Fingers point to Lazarus, Cobalt, FIN7 as key hacking groups attacking finance industry | ZDNet

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The Lazarus, Cobalt, and FIN7 hacking groups have been labeled as the most prevalent threat actors striking financial organizations today. 

According to “Follow the Money,” a new report (.PDF) published on the financial sector by Outpost24’s Blueliv on Thursday, members of these groups are the major culprits of theft and fraud in the industry today. 

The financial sector has always been, and possibly always will be, a key target for cybercriminal groups. Organizations in this area are often custodians of sensitive personally identifiable information (PII) belonging to customers and clients, financial accounts, and cash. 

They also often underpin the economy: if a payment processor or bank’s systems go down due to malware, this can cause irreparable harm not only to the victim company in question, but this can also have severe financial and operational consequences for customers. 

PII for identity theft, bank accounts to make fraudulent purchases, a high probability a financial firm would rather submit to a ransomware blackmail demand rather than disrupt operations: these potential attack vectors mean that it is no surprise cyberattackers are relentless in their quest to compromise players in the sector.

The COVID-19 pandemic, and the disruption to operations and training it has caused, has only made the situation worse.

Blueliv’s whitepaper, based on the unit’s threat intelligence gathering, outlines the main ways in which financial entities are targeted. Phishing, Business Email Compromise (BEC) scams, malware, and credential theft all make an appearance: of which Azorult, Arkei, Redline, Raccoonstealer, and Collector are the top five credential stealers as of October 2021.

TinyBanker/Tinba, Dridex, Anubis, Trickbot, and Kronos Trojans are commonly associated with financial service attacks, and some of these malware families may also be used to pull and execute second-stage ransomware strains including BitPaymer.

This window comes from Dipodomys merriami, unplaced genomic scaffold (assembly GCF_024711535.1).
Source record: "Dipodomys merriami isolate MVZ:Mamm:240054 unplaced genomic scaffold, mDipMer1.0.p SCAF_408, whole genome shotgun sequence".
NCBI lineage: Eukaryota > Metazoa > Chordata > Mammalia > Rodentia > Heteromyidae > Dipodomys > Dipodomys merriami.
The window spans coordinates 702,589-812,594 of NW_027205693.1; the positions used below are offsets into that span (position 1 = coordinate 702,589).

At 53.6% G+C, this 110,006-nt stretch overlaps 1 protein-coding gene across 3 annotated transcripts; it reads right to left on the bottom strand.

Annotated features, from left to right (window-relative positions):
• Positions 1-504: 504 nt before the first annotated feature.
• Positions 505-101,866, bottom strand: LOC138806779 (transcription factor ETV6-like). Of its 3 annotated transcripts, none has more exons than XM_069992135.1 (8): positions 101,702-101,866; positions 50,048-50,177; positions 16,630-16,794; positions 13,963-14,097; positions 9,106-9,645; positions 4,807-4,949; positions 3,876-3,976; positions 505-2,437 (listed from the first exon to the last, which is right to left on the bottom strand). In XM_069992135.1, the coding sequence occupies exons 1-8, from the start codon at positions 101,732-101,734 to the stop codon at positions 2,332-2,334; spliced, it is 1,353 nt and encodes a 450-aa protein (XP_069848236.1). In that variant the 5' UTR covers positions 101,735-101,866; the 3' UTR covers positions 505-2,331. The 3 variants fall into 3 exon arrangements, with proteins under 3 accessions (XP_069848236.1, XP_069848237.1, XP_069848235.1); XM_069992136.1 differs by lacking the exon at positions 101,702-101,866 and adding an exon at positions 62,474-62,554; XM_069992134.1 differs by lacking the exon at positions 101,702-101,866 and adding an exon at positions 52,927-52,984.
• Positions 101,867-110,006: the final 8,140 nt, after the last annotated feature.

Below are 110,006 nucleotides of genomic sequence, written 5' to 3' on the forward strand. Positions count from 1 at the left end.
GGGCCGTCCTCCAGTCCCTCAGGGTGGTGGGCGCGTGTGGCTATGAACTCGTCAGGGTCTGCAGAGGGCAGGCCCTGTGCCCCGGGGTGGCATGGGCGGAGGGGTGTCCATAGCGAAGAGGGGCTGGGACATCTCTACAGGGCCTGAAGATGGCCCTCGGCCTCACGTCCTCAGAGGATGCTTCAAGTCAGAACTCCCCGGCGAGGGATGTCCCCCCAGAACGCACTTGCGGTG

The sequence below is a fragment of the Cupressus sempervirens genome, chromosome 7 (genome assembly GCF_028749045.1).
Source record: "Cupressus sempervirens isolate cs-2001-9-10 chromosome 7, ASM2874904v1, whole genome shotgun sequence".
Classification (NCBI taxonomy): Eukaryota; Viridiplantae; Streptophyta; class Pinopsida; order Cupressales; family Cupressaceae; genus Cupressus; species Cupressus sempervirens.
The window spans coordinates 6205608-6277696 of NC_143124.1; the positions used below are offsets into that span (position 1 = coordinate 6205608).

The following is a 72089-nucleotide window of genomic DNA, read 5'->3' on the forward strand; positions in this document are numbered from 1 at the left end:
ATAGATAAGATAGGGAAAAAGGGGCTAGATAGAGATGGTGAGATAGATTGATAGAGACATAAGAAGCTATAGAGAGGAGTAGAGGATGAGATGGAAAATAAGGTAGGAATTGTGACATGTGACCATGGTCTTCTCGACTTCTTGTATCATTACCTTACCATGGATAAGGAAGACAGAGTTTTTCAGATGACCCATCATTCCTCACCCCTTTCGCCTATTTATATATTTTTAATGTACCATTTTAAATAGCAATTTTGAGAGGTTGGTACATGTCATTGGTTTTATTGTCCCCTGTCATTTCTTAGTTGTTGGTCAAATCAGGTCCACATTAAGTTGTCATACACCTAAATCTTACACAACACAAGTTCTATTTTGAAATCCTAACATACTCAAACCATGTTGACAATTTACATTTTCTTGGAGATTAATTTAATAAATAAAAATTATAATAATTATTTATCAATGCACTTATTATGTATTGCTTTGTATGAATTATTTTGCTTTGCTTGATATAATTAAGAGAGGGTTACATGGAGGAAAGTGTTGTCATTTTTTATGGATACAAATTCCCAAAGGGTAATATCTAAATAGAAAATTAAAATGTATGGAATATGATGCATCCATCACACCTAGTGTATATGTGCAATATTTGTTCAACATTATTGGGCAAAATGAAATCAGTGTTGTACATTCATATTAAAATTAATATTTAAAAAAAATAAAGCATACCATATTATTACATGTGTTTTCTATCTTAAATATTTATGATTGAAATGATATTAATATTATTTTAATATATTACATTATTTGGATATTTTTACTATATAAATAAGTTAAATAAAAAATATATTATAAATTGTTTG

Banks and payment processors also face other threats including point-of-sale (PoS) malware, ATM compromise, digital card skimmers physically placed at outlets that are used to clone consumer cards, and distributed denial-of-service (DoS) attacks designed to disrupt a business by flooding their online platforms with illegitimate traffic. 

When it comes to the most dangerous threat actors focused on the banking sector, Lazarus, Cobalt, and FIN7 have secured the top spots. 

Lazarus is a state-sponsored advanced persistent threat (APT) group from North Korea and has been linked to high-profile attacks against Sony Pictures Entertainment, the Bangladesh Bank via SWIFT, and the spread of WannaCry ransomware in 2017. 

The group has targeted the SWIFT transaction system in a number of attacks. In February last year, the US Department of Justice (DoJ) charged two members of Lazarus for their roles in attacks including those taking place against banks in Vietnam, Bangladesh, Taiwan, Mexico, and other countries. 

Cobalt/Gold Kingswood has also been named. Believed to have been active since at least 2016 and appearing on the scene with an ATM jackpotting attack on a Taiwanese bank, Cobalt has been linked to attacks against financial institutions worldwide, leading to the theft of millions of dollars. Despite arrests, the group is still thought to be active. 

FIN7 is another major, financially-motivated threat group. FIN7/Carbanak specializes in BEC and the deployment of Point-of-Sale (PoS) malware designed to steal vast numbers of consumer credit card records from retailers. 

Other cybercriminal groups of note, according to the researchers, are Dridex and TA505.

“In order to maintain a deeper level of defense, financial institutions need to take stock of their current cybersecurity posture and prepare their organizations to adapt, making cybersecurity a core part of not just their business strategy, but also their culture,” Blueliv says. “While cybersecurity strategies within the banking and finance sector are maturing, there are still many improvements that can be made.”

In related news this week, Which? has conducted an investigation into the security posture of the top 15 UK banks. HSBC, NatWest, and Barclays scored the best results overall, but few managed anything close to a stellar performance in online banking services, including the use of encryption, account management, and secure login systems. 

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